Day #I've stopped counting to be honest.
Whilst whistling a jaunty yet unfamiliar tune as I shaved myself in the igloo mirror this morning, I couldn't help feeling a sense of foreboding, a sense that something just... wasn't quite right. I looked at my reflection peering out at me through the grubby glass and noticed a small cut on my upper lip. Carefully, I dabbed it with my handkerchief. My reflection didn't, and continued to whistle that unfamiliar tune. Then I realised why the tune was so unfamiliar and I had that sense of foreboding - I can't whistle!
I was given no opportunity to ponder this fact however, as my reflection stuck a fist out of the mirror and punched me square in the face, round about where my nose used to be. "Here's something that doesn't happen every day." I remember thinking to myself as I collapsed unconscious on the floor.
When I came to I was strapped to my bed with my assailant standing over me.
"Dammit, he's good looking!" I thought to myself as I asked him "Who the hell are you?"
"You really don't remember, Basil?" replied my attractive attacker. "What on earth have they done to you? I'm Sean Berman. Your twin brother."
This place gets more like a far-fetched pulp horror novel every day...
And... Basil? What kind of name is that?
"Hey, this TV actually works!" I heard my stunningly handsome twin say as I slipped back into sweet unconsciousness...
THE MOST DANGEROUS GAME (1932)
The Most Dangerous Game is the first ever celluloid example of one of my favourite horror sub-genres - humans hunting humans!
However, I don't think that the title is particularly apt when you consider that:
A) Humans aren't as dangerous as leopards or tigers really, are they? Oh, I know that humans have greater intelligence and have done more damage to the planet than any other living creature, but If I was walking through the jungle with a hunting rifle I'd rather come face-to-face with, say, Billy Ray Cyrus than a pissed off panther. But that's probably just me...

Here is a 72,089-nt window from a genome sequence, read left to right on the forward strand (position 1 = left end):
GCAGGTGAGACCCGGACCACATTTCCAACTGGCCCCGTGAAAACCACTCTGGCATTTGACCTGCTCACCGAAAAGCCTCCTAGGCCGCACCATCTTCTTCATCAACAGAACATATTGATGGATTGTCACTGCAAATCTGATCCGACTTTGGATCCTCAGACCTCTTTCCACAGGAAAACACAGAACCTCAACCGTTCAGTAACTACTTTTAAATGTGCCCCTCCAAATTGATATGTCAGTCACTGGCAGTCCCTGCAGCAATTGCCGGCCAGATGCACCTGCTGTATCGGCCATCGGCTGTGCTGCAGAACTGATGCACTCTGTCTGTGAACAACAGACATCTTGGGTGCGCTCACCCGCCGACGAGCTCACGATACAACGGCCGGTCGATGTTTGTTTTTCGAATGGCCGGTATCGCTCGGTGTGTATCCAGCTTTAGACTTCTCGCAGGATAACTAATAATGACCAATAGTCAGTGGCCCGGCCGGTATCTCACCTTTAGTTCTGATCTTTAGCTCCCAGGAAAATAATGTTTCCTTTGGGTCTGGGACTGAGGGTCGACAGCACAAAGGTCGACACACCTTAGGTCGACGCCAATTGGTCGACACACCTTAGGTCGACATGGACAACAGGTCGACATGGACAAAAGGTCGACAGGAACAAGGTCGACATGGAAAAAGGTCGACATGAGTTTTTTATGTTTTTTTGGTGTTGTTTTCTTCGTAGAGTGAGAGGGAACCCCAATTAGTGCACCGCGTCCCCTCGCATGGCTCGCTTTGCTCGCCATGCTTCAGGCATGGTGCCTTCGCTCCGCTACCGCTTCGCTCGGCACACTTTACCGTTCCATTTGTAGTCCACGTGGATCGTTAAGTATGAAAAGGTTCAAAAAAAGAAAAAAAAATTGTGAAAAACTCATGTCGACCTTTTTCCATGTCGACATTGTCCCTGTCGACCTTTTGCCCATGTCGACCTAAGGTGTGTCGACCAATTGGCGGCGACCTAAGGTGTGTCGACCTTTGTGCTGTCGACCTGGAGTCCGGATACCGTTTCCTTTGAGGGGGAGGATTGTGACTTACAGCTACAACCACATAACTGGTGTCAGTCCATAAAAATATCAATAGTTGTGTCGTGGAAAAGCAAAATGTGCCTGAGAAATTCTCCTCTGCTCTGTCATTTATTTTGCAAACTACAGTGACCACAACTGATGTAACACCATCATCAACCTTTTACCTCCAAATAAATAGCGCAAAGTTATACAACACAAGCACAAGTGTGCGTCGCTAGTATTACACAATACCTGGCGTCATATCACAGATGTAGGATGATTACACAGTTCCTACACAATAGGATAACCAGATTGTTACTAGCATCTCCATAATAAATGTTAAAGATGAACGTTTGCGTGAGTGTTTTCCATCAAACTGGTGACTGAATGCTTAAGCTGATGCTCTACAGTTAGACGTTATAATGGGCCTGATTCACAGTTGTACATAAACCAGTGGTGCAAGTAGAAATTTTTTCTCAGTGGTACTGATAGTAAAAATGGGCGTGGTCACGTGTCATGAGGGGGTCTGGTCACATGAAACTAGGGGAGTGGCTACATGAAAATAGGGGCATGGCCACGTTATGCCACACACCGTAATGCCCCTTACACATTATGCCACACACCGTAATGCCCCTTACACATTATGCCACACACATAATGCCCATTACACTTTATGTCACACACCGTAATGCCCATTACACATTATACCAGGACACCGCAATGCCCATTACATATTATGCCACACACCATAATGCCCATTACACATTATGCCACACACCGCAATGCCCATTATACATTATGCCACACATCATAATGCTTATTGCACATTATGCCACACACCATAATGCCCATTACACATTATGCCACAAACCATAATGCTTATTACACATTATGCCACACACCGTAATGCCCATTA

B) Is hunting humans really 'The Most Dangerous Game'? What about Snakes & Ladders with real snakes and rickety ladders that have random rungs missing? What about Hungry Hippos with real Hippos? I'm sure there are many other examples.
But I digress. We're in a small passenger ship traversing through dangerous waters as we meet our hero Bob Rainsford, a hunter by trade. One of Bob's chums engages him in a philosophical discussion along the lines of, "Who is the real savage, man who hunts for pleasure or the beast who hunts for necessity? What would you do if the roles were reversed?"
Bob laughs this off with a "Ha, that'll never happen to me! Never happen! Why, what possible set of circumstances could ever..." CRASH!!!! "What was that noise?"
It was the ship crashing. It sinks.
Bob and the captain are the only survivors!
A shark eats the captain.
Bob is the only survivor!
Somehow he manages to swim ashore unharmed. After wandering around for a bit he spots civilisation in the shape of a large, forbidding looking mansion.
The door creaks open and Bob steps inside. A hairy, scary man appears from behind the door. Bob tries to engage him in polite conversation but gets blanked, much to his annoyance. It never seems to register with Bob that this guy might not actually speak English, so thank goodness for the appearance of Count Zaroff to explain that Bob is speaking to Ivan who not only can't speak English but can't speak, being as he is that classic horror film staple, a mute man-servant.